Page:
As expected from the time-reversed-like construction of our protocol itself, the average of the total photon number consumed in our protocol to produce an entangled pair between Alice and Bob scales only polynomially with the total distance. In addition, the average rate of our protocol to produce an entangled pair with a single repeater system is in the order of the repetition rate f of the slowest devices among single-photon sources, photon detectors, optical switches and active-feedforward techniques, which is in a striking contrast to the conventional repeaters4,6,7,8,9,10,11,12,13,14,15,16,17,18,19,21 whose rates are restricted by the communication time between adjacent nodes (from hundred microseconds to milliseconds), at least. The averaged fidelity of the final entangled pair is degraded almost only by the small channel errors on the (bare) 2nd-leaf qubits contributing to the final pair, because the (encoded) 1st-leaf qubits enjoy the special robustness of the protocols of Varnava et al. for Z-basis and X-basis measurements. But, even these errors could be reduced if we could also instal entanglement purification like a protocol16 in our protocol in a time-reversed manner. The details are given in Supplementary Note 3 and Supplementary Discussion.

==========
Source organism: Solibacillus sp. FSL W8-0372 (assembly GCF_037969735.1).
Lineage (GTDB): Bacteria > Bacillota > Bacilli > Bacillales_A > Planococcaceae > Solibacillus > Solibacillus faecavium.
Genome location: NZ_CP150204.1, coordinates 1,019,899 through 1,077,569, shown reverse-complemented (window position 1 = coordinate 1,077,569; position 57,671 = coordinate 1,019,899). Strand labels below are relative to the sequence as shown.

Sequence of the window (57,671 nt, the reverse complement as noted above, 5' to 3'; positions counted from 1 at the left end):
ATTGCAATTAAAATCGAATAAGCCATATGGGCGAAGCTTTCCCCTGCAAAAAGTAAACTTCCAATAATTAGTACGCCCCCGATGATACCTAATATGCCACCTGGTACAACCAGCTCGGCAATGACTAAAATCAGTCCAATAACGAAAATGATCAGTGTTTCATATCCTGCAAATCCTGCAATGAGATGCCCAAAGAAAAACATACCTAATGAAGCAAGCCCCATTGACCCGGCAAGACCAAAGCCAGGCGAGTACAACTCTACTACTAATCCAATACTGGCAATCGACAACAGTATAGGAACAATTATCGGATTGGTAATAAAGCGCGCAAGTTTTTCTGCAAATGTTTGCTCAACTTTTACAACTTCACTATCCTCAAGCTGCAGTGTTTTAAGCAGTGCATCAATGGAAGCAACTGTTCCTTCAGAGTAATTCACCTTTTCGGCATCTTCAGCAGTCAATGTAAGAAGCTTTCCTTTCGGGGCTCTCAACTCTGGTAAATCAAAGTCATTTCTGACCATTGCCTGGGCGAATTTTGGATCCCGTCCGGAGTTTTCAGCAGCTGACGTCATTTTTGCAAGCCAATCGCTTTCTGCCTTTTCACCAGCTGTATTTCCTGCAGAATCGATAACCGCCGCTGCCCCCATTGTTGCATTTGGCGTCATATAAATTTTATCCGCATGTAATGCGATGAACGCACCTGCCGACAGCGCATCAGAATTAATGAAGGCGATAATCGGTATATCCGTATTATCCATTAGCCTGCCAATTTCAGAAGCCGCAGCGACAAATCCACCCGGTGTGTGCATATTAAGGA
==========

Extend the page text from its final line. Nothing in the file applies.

To show the scaling of our protocol explicitly, we present , and the average fidelity of the obtained entangled pair for two cases. Here we assume that photons always run in optical fibres with the transmittance for distance l (latt=22 km) from the birth towards the generation process for . In addition, we suppose that the optical fibres have small errors when they are used to connect distant repeater stations (L0/2 apart), and the errors of the fibre with length L0/2 can be described as an individual depolarizing channel with error probability ed. We also assume to use single-photon sources with efficiency ηS, photon detectors with quantum efficiency ηD and active feedforward techniques less than 150 ns. For the choice of L=5,000 km (L=1,000 km), L0=4 km, ed=4.2 × 10−5, ηDηS=0.95, f=100 kHz and m=24 (m=19), we obtain τc=3.1 μs (τc=2.9 μs), , and under numerical calculation to minimize (see the detail in Supplementary Note 3). On the other hand, if Alice and Bob use the direct transmission of single photons emitted by a 10-GHz single-photon source, in order to share an entangled pair, they need to consume, on average, 5.1 × 1098 (5.5 × 1019) single photons and to take 1081 (175) years. This striking contrast highlights the exponential superiority of our repeater protocol to the existing photonic protocols24,25,26. In addition, the rate of our protocol is at least 5 order of magnitude better than those of the standard repeater schemes6,7,8,11,14,15. Moreover, our protocol is comparable to the speediest protocol of Munro et al.20 in the rate , although their protocol20 uses not only single photons but also demanding matter qubits and their required numbers are in the same order of the consumed photons in our protocol (see Supplementary Note 3).